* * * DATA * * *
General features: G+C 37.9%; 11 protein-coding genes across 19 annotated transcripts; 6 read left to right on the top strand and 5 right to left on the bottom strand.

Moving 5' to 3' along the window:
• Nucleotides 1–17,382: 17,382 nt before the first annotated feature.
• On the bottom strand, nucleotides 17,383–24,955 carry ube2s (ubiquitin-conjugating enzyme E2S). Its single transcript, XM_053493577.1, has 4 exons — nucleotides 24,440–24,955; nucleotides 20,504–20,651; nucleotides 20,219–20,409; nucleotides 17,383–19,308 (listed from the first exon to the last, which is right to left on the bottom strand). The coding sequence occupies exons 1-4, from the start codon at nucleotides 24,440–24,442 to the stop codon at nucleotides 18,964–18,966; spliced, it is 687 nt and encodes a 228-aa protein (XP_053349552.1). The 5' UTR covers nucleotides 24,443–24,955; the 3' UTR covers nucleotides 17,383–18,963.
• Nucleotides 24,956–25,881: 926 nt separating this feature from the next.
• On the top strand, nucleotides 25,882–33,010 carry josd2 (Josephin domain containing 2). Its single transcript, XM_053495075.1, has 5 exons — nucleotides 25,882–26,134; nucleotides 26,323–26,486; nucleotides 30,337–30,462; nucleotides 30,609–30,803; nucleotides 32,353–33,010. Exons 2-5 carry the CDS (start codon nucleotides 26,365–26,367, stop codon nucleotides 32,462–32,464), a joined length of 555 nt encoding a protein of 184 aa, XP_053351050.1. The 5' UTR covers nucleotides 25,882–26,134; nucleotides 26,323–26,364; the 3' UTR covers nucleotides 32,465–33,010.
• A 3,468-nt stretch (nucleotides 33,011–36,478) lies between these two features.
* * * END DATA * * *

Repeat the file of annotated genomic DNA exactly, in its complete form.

General features: G+C 37.9%; 11 protein-coding genes across 19 annotated transcripts; 6 read left to right on the top strand and 5 right to left on the bottom strand.

Moving 5' to 3' along the window:
• Nucleotides 1–17,382: 17,382 nt before the first annotated feature.
• On the bottom strand, nucleotides 17,383–24,955 carry ube2s (ubiquitin-conjugating enzyme E2S). Its single transcript, XM_053493577.1, has 4 exons — nucleotides 24,440–24,955; nucleotides 20,504–20,651; nucleotides 20,219–20,409; nucleotides 17,383–19,308 (listed from the first exon to the last, which is right to left on the bottom strand). The coding sequence occupies exons 1-4, from the start codon at nucleotides 24,440–24,442 to the stop codon at nucleotides 18,964–18,966; spliced, it is 687 nt and encodes a 228-aa protein (XP_053349552.1). The 5' UTR covers nucleotides 24,443–24,955; the 3' UTR covers nucleotides 17,383–18,963.
• Nucleotides 24,956–25,881: 926 nt separating this feature from the next.
• On the top strand, nucleotides 25,882–33,010 carry josd2 (Josephin domain containing 2). Its single transcript, XM_053495075.1, has 5 exons — nucleotides 25,882–26,134; nucleotides 26,323–26,486; nucleotides 30,337–30,462; nucleotides 30,609–30,803; nucleotides 32,353–33,010. Exons 2-5 carry the CDS (start codon nucleotides 26,365–26,367, stop codon nucleotides 32,462–32,464), a joined length of 555 nt encoding a protein of 184 aa, XP_053351050.1. The 5' UTR covers nucleotides 25,882–26,134; nucleotides 26,323–26,364; the 3' UTR covers nucleotides 32,465–33,010.
• A 3,468-nt stretch (nucleotides 33,011–36,478) lies between these two features.